They were the ones who had called him “naughty” during the worst torture. They were the ones the hostages called the Beatles.
They instituted a strict security protocol.
When they approached the cell holding Mr. Suder, the Polish photojournalist, they called out “arba’een”: Arabic for the number 40.
That was his cue to face the wall so that when the guards entered, he would not see their faces. Several hostages were given numbers in Arabic, which appeared to be an effort to catalog them — not unlike the numbers American forces had assigned to prisoners in the detention facilities they ran in Iraq, including Camp Bucca, where Abu Bakr al-Baghdadi, the leader of the Islamic State, was briefly held.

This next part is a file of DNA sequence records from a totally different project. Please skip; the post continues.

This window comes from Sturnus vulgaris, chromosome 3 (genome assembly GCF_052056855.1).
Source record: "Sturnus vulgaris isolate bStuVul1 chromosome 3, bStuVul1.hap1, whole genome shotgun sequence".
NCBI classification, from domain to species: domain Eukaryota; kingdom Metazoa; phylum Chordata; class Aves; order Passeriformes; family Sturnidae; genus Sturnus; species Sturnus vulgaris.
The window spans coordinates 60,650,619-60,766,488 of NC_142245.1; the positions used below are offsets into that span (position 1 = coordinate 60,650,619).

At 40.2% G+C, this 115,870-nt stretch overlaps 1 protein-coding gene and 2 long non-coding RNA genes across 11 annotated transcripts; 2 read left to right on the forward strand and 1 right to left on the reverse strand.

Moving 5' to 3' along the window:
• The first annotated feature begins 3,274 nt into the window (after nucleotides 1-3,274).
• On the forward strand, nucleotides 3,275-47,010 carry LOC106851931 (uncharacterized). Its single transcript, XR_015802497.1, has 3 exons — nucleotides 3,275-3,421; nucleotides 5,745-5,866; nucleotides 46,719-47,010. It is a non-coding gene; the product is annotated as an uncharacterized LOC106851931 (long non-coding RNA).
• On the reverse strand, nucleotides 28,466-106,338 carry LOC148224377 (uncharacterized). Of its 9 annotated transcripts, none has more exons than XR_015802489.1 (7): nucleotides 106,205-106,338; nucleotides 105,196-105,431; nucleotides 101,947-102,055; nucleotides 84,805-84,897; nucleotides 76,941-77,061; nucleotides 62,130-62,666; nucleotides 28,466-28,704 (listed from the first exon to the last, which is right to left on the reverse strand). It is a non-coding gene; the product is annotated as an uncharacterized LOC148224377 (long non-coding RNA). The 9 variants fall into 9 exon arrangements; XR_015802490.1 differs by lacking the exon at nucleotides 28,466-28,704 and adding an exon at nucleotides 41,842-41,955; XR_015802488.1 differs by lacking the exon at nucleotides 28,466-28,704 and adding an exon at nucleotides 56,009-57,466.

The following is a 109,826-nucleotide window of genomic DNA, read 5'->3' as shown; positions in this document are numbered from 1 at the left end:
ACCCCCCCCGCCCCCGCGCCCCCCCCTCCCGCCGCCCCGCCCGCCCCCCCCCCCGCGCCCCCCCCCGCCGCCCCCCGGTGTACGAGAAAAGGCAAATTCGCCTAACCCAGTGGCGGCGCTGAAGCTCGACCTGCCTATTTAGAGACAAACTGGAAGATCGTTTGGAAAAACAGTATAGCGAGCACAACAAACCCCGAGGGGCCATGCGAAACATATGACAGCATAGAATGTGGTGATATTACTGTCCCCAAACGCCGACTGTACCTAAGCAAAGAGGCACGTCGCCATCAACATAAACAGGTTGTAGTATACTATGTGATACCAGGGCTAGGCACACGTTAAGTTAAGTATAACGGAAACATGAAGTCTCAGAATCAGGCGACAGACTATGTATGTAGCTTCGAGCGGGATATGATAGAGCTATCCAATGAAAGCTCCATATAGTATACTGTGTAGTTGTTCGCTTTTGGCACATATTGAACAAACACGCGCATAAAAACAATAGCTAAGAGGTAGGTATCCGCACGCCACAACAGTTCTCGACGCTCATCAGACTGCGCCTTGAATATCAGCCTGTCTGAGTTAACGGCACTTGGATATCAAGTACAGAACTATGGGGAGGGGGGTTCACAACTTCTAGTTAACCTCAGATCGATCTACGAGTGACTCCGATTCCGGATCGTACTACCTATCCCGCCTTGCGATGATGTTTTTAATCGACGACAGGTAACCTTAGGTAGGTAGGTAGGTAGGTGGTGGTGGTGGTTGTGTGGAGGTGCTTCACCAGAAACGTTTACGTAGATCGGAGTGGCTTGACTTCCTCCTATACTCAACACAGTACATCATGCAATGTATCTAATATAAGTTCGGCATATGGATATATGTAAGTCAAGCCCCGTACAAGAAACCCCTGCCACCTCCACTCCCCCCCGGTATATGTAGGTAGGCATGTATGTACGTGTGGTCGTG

“When the Beatles took over, they wanted to bring a certain level of order to the hostages,” said one recently freed European captive.
It seems that The New York Times has taken to releasing their big Sunday pieces on the web on Saturday night to drum up some click buzz. This is one time, at least, that the buzz will be warranted.
There were several times while reading, before the section that I quoted above, when I was was taken back to the brutal interrogation scenes in Zero Dark Thirty, to the details that were leaked about Iraq and Afghanistan after the fact about the real thing. This is why the way we conduct ourselves as a nation is important. The world—the good and bad parts of it—is always watching.